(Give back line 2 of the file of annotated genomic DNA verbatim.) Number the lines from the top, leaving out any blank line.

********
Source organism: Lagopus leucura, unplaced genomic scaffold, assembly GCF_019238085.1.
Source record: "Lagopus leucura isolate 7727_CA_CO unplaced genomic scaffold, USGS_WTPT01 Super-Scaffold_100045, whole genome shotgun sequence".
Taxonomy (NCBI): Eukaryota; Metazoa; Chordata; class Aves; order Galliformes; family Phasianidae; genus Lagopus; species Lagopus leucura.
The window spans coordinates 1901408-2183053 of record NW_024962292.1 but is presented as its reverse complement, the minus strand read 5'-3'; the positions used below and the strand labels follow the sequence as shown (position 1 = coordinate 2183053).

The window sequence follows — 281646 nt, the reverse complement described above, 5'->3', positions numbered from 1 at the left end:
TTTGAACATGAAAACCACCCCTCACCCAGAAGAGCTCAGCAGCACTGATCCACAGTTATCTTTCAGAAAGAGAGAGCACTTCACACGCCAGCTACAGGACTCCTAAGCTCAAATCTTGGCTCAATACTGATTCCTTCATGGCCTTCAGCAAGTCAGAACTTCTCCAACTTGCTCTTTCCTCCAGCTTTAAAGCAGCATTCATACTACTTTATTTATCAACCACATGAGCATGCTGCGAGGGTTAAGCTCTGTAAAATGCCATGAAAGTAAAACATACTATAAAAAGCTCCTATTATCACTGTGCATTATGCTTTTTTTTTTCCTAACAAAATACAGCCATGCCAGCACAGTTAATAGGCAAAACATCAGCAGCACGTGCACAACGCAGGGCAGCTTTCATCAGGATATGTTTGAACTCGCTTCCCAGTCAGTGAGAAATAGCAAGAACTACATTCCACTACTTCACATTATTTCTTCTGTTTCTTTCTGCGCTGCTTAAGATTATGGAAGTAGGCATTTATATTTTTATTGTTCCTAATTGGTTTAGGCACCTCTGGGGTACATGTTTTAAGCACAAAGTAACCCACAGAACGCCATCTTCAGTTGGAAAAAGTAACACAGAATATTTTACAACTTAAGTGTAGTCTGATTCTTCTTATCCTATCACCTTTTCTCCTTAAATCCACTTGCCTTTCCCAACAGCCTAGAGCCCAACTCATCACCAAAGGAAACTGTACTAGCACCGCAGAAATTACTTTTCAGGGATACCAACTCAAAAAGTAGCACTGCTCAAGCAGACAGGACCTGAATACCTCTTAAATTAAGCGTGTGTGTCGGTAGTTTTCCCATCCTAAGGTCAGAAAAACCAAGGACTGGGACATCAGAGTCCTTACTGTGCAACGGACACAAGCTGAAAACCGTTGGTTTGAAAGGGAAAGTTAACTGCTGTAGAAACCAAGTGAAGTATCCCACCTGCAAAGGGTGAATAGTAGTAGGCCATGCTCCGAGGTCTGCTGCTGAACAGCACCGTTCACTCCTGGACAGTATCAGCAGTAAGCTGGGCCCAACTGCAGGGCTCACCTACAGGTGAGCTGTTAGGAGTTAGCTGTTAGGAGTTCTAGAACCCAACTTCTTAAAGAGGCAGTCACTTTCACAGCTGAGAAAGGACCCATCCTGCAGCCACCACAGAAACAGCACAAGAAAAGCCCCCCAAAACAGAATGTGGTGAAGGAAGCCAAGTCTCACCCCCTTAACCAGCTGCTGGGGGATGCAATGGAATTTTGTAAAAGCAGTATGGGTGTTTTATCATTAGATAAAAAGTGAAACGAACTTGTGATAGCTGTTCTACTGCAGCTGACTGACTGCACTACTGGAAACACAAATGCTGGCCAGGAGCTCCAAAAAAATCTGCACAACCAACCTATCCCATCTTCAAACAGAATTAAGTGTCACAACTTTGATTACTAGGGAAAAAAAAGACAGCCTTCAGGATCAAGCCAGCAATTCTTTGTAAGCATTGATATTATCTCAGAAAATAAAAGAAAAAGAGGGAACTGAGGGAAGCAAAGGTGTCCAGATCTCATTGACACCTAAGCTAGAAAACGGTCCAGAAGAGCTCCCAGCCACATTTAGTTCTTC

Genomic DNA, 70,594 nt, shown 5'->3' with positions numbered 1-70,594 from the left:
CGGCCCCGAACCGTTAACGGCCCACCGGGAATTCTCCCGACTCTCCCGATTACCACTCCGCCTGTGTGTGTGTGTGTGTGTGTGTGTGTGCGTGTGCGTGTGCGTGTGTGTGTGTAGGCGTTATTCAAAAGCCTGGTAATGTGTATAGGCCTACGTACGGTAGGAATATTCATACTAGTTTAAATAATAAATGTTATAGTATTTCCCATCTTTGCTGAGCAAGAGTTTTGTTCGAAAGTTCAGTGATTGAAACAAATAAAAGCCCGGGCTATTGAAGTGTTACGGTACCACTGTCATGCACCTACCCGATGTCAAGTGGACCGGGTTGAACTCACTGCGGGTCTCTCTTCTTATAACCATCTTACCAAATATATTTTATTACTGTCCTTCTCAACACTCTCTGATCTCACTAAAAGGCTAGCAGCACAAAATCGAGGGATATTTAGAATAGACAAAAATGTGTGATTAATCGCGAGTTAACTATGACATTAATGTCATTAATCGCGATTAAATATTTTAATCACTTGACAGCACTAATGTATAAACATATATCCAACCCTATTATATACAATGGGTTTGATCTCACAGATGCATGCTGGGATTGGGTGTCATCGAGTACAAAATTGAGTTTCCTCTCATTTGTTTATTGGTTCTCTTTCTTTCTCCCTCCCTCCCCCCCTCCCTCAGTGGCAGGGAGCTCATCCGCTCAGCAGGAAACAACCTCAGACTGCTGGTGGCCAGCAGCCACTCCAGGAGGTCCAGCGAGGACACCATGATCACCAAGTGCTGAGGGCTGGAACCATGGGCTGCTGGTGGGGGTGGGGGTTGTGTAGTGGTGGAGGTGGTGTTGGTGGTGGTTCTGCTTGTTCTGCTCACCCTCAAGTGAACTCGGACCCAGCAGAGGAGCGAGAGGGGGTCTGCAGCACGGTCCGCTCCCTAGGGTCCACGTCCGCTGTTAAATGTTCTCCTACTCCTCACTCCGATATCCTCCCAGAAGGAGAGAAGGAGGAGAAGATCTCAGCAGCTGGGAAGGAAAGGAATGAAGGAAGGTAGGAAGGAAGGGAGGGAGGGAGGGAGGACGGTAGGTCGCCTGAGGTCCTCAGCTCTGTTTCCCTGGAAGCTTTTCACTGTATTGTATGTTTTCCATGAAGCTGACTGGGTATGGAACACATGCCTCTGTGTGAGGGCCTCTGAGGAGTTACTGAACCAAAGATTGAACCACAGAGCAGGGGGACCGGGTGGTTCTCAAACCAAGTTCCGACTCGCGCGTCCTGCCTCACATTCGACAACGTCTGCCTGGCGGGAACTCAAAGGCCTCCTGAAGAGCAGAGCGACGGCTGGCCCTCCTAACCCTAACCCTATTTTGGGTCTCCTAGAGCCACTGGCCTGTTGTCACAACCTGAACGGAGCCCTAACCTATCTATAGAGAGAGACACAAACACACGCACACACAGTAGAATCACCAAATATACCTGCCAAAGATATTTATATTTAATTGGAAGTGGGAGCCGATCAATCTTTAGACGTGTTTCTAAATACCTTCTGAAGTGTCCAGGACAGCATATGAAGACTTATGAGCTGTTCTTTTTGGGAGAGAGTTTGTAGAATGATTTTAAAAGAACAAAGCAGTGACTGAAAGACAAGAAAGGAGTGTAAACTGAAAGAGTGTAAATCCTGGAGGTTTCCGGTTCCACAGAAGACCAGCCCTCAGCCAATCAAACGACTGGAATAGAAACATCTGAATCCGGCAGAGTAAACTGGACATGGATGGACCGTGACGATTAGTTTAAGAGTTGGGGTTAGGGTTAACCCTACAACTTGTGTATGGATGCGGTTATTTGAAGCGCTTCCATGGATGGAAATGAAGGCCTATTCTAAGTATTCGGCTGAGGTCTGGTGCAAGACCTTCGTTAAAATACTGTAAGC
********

Source record: "Lagopus leucura isolate 7727_CA_CO unplaced genomic scaffold, USGS_WTPT01 Super-Scaffold_100045, whole genome shotgun sequence".